So, this is my sojourn into photography in the 1960’s. The highlighted texts are links. Just click on them to find out where I’m taking you. If you want to make a comment or see the comments just click on the title.
These two were a hoot!
Focus Prints was on the 2nd floor and at the rear of 1255 Pender St. We shared that floor with a few interesting characters.
Across the hall was Al Sens; a very creative cartoonist and animator. When he finished a project he would call us in to show the product.
Down the hall, in a huge studio-like room was a Costume Rental. The proprietor mainly rented to theatre companies. He was forever dressing up in his latest costumes and pay us hilarious visits. Often, we’d go over and share a few beers while he would duck behind a screen and change into dozens of different costumes.
Josephine and myself taking advantage of the Costume Outfit.
Glenn had an office down the hall. He was a freelance commercial artist and very busy. The first year Ken and I did all the Focus Prints work. It wasn’t that much and we had plenty of time to play chess.
Definitely I was being exposed to some very creative people but this was only the beginning. Gradually I was getting acquainted with Glenn’s working friends. These were some of the most interesting characters I would ever meet and their ingenuity would influence me for the rest of my life.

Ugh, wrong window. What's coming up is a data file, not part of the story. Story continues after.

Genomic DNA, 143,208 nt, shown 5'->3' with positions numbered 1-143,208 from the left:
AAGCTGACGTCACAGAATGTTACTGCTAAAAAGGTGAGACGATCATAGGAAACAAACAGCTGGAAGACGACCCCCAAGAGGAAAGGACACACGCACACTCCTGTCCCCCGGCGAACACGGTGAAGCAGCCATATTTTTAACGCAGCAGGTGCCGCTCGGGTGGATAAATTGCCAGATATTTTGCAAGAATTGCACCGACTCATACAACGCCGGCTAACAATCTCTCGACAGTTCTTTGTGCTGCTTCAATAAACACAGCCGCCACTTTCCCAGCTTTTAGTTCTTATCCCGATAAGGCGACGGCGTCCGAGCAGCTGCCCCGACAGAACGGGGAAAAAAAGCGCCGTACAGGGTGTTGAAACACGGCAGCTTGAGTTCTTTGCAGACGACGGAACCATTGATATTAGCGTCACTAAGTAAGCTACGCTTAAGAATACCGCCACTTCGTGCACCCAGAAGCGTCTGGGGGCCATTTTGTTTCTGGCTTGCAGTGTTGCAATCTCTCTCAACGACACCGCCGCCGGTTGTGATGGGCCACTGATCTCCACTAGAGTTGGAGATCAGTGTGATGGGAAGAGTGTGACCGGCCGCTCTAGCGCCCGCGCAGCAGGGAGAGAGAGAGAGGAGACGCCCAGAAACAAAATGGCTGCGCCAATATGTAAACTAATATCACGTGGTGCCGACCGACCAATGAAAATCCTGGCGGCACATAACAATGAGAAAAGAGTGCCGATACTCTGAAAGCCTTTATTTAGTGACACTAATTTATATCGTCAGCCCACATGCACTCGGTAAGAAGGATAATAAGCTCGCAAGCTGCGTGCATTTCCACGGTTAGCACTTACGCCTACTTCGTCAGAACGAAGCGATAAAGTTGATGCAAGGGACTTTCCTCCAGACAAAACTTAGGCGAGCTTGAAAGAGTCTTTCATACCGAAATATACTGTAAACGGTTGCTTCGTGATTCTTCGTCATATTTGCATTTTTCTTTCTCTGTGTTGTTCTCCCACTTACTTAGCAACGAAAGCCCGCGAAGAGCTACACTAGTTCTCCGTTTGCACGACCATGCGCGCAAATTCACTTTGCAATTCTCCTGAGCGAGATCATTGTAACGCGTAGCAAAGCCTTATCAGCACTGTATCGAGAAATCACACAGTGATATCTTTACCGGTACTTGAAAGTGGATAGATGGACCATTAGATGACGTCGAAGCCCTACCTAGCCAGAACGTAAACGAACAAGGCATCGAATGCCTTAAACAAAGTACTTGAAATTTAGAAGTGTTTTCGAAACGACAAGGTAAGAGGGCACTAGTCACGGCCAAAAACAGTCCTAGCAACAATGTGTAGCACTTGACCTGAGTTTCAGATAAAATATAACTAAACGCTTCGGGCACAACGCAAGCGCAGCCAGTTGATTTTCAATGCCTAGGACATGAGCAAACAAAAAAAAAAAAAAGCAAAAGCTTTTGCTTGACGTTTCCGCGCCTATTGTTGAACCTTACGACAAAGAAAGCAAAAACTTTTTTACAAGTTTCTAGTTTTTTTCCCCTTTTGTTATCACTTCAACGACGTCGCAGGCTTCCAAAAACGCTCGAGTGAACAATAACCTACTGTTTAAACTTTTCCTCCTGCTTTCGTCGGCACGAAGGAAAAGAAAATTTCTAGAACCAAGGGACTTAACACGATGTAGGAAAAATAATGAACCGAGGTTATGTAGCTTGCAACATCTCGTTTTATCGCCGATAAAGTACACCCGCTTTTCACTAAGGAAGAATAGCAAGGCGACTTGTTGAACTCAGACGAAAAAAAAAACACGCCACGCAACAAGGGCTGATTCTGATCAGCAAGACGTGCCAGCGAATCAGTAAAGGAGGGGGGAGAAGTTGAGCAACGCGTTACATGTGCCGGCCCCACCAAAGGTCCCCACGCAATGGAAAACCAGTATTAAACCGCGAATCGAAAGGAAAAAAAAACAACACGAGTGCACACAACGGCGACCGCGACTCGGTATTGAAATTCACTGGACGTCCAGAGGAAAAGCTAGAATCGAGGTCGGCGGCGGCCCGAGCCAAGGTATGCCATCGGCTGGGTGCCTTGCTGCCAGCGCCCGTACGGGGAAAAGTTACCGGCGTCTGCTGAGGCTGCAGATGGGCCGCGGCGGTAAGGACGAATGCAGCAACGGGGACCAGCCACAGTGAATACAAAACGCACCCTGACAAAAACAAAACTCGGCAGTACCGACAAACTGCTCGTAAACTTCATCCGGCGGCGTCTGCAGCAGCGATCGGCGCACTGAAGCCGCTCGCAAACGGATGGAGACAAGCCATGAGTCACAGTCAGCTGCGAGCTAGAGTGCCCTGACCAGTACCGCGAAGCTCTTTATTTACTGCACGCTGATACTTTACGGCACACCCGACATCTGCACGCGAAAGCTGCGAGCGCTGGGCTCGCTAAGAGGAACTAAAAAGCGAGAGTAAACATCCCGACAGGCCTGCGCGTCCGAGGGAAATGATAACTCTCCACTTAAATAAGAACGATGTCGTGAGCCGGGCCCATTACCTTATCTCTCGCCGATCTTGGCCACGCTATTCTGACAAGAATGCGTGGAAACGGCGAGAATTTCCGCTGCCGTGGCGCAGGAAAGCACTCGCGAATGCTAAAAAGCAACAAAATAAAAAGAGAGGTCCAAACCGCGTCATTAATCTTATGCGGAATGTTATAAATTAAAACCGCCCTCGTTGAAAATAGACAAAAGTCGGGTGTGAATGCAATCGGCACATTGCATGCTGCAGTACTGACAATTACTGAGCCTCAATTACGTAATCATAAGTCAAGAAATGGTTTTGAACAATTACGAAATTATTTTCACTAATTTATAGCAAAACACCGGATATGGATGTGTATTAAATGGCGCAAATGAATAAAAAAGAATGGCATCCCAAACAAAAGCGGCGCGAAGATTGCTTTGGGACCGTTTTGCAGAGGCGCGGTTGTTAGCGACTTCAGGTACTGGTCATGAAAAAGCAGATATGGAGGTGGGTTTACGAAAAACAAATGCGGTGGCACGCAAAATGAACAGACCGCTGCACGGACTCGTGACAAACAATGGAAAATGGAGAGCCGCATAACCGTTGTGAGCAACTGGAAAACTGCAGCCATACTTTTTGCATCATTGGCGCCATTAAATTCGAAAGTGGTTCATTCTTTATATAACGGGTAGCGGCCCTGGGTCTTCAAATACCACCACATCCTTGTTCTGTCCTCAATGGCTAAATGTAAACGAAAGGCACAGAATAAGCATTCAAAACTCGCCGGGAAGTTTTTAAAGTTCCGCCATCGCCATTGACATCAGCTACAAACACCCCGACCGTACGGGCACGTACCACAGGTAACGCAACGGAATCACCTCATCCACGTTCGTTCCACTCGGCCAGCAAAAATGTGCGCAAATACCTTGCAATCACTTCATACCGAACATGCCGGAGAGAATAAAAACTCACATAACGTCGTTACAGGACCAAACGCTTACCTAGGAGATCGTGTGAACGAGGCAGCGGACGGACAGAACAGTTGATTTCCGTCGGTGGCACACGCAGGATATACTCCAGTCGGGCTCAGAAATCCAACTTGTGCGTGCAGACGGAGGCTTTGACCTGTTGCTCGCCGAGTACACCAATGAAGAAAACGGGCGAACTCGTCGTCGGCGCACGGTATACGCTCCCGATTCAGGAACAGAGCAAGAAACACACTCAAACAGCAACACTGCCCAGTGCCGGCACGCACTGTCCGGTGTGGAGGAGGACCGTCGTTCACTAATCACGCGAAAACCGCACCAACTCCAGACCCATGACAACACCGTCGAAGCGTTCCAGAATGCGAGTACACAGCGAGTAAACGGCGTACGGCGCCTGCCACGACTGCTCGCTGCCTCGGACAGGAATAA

Dick Dunne, model builder, had an office across the street where he constructed scale model buildings. His clients were architects who used his models to show clients just how their new building would look. The work was quite exacting and Dick paid scrupulous attention to detail.
In the same building George McLachlan did illustrating for advertising agencies. Another genius in creativity. Once George took a photograph of me and transformed it into a 60 year old man. Grey hair and all. (lost it somewhere over the years)
Hal Arnold didn’t seem to have an office or a need for one. He was kind of a freelance art director. If and advertising agency had a project that needed skill of a veteran director they would hire Hal. So, his office was in the agency or his west end apartment.
Joane Humphrey, Dick Dunne.
Dick Wyndham, another talented designer, had an office across the street as well.
Every morning Dick Dunne, George McLachlan, Dick Wyndham, and I would meet before work for coffee at a little coffee shop in the same building. (Sometimes Hal would appear but never Glenn. He was one of those people who could never show up on time. A familiar sight would be Glenn running down the sidewalk, briefcase in hand, and tie streaming over his shoulder)
Have you noticed what all these people had in common? They all had land or a special affection for Hornby Island.